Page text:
Is Holder right? It is hard to say for sure because the due process clause has never before been thought relevant to wartime presidential targeting decisions. The system described above goes far beyond any process given to any target in any war in American history. Awlaki was not given a formal notice and opportunity to defend himself in court, but war does not permit such formal practices. One predicate for the killing was that Awlaki was in hiding -- beyond legal process or the reasonable possibility of capture -- and plotting and directing attacks on the United States. The U.S. government made clear that if Awlaki "were to surrender or otherwise present himself to the proper authorities in a peaceful and appropriate manner, legal principles with which the United States has traditionally and uniformly complied would prohibit using lethal force or other violence against him in such circumstances." And as Judge Bates noted, while Awlaki's placement on a targeting list was publicly disclosed in January 2010, Awlaki publicly disclaimed any intention of challenging his status or turning himself in.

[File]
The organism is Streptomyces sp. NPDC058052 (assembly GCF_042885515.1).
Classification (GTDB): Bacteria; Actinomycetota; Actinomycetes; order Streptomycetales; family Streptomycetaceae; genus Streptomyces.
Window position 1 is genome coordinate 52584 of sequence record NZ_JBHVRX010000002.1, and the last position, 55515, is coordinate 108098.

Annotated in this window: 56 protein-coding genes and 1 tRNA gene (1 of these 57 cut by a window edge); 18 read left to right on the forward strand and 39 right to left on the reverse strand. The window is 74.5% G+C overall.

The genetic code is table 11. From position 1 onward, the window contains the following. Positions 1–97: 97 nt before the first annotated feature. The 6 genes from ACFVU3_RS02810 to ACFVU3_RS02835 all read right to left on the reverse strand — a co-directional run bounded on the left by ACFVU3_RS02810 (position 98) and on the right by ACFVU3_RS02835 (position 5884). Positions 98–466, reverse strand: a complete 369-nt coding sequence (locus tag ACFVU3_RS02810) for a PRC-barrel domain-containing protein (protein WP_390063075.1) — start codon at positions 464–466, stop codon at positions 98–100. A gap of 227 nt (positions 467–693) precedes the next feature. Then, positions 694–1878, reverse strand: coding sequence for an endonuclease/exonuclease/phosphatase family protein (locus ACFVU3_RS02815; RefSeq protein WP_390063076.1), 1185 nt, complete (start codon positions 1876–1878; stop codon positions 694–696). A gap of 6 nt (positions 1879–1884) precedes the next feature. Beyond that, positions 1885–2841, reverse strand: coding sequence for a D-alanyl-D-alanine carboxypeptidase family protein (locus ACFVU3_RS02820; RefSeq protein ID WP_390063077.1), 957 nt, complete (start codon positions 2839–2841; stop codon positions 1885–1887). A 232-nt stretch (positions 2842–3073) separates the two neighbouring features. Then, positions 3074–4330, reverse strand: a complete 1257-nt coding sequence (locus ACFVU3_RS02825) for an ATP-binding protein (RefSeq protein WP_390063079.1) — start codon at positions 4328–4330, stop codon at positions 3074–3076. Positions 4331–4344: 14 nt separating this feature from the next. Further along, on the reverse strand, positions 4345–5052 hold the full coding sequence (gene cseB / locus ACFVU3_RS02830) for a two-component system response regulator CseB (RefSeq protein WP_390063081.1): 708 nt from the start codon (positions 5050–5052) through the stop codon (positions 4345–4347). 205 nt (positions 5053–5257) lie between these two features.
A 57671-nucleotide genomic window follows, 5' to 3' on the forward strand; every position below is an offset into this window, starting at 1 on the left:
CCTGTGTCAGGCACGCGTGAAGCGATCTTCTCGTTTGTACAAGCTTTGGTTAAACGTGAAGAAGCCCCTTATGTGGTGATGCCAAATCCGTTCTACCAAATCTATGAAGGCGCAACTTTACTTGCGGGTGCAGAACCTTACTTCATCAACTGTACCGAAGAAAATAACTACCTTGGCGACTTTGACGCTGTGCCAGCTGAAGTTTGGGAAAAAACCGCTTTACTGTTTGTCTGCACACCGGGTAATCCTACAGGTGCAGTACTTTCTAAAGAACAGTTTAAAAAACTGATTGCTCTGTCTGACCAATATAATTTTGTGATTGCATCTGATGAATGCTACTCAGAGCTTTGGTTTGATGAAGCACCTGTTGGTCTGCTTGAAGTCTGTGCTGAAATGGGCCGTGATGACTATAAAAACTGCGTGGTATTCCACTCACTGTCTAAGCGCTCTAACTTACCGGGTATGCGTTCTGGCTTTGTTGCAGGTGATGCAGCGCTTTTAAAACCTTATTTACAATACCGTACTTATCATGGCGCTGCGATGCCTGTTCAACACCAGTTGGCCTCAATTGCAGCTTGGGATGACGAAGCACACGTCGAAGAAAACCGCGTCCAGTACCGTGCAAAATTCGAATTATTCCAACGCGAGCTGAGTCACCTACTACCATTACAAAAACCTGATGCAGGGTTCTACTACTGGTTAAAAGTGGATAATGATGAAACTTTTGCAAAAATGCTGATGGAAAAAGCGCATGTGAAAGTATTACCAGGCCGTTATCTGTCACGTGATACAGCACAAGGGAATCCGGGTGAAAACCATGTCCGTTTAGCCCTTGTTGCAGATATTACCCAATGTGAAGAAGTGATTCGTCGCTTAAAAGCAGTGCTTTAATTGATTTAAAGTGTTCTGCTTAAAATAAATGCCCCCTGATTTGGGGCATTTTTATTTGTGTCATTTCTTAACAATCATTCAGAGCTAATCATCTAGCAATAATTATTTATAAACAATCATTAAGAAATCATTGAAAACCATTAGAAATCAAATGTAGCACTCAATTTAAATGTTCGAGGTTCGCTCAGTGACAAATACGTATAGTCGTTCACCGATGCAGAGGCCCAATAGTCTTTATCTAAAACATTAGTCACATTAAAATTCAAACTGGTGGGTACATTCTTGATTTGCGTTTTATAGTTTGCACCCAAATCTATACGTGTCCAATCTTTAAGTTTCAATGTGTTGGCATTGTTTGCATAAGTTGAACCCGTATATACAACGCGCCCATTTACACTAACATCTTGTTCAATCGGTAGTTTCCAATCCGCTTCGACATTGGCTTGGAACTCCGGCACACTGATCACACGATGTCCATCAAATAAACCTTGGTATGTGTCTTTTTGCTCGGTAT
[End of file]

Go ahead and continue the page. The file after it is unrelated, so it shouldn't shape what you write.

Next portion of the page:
It is hard to see how the executive branch could have taken its constitutional responsibilities more seriously while honoring its obligation to keep the nation safe. In light of Judge Bates's ruling and the analysis on which it rests, and until Congress thinks the president's approach to targeting requires change, the current system -- executive deliberation guided by judicial precedent and subject to congressional oversight -- almost certainly satisfies any constitutional requirement. In any event, it belies the claim that the president is not subject to checks and balances.
This conclusion will not assuage critics like Andrew Rosenthal who insist that "the president must receive judicial input before ordering the death of an American citizen." What Rosenthal and other krytocrats have not explained is how the Constitution permits, much less demands, such ex ante judicial input. These critics have not grappled with Judge Bates's analysis. Nor have they explained how a presidential request for judicial approval to target and kill a terrorist suspect is consistent with the constitutional limitation of judicial power to cases and controversies between parties in court.
It is also unclear whether judges possess the competence to assess and quickly act upon military targets, or whether they would welcome the responsibility for targeting decisions. Perhaps Congress could devise a lawful and effective scheme of judicial or administrative review of the president's targeting decisions. But it has shown no inclination to do so, and it appears to support the current arrangement.